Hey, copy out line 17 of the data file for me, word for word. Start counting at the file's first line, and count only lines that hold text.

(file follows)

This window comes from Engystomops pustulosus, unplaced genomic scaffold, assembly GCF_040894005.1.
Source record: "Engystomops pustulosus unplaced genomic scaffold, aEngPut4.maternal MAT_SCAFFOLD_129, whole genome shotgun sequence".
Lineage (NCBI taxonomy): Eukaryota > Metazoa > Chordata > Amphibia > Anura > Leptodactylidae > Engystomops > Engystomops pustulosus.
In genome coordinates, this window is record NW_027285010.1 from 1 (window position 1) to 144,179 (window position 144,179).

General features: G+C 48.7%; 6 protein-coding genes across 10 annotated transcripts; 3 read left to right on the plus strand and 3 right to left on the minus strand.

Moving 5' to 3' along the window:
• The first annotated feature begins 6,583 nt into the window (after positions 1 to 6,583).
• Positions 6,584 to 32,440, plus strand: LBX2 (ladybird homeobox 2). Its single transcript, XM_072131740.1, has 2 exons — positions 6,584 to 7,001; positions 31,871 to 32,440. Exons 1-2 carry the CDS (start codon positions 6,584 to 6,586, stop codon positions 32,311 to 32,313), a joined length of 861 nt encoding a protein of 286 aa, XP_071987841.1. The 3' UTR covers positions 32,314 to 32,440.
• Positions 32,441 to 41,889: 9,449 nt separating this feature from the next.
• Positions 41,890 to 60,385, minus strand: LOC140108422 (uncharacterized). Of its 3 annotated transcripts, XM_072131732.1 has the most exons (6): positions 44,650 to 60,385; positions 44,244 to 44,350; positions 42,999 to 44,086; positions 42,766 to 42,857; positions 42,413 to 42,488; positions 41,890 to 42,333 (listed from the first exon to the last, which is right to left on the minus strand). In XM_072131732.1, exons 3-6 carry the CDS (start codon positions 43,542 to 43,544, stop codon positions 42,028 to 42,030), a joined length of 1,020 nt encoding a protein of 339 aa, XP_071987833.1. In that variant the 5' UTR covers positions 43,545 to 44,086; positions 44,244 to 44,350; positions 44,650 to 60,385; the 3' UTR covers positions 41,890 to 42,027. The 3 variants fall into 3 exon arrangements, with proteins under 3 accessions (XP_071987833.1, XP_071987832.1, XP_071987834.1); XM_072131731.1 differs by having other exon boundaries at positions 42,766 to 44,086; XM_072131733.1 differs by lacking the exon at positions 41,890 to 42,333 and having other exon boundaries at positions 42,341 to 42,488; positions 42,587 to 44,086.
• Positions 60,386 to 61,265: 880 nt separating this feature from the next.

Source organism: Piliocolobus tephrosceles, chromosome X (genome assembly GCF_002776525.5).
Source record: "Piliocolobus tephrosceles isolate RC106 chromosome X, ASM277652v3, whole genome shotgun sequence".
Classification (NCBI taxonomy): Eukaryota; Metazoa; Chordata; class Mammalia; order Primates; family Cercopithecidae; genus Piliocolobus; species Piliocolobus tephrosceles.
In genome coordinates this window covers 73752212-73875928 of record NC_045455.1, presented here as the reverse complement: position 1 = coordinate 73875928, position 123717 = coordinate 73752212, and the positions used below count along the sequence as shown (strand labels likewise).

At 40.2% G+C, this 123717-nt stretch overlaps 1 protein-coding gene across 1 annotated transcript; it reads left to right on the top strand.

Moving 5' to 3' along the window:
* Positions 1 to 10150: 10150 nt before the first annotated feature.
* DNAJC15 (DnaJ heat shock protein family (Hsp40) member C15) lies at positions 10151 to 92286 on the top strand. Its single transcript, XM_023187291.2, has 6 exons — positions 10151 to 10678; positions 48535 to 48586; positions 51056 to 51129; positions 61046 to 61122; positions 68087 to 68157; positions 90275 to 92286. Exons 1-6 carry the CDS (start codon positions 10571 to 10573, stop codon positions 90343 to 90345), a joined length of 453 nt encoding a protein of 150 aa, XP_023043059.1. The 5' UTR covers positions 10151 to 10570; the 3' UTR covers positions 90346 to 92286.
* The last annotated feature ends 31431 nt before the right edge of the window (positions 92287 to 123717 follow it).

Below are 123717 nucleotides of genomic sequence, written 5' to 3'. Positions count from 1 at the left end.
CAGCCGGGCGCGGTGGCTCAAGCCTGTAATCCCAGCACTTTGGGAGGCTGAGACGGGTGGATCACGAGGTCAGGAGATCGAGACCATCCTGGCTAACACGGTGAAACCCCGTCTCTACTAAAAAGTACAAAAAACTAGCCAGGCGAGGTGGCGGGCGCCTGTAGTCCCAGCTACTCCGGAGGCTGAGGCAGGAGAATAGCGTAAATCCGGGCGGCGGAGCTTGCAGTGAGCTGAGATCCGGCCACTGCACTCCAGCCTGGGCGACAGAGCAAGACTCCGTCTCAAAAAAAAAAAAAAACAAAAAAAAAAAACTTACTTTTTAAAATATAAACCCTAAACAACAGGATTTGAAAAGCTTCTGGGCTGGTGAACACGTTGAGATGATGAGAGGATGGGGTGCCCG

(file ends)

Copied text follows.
Moving 5' to 3' along the window: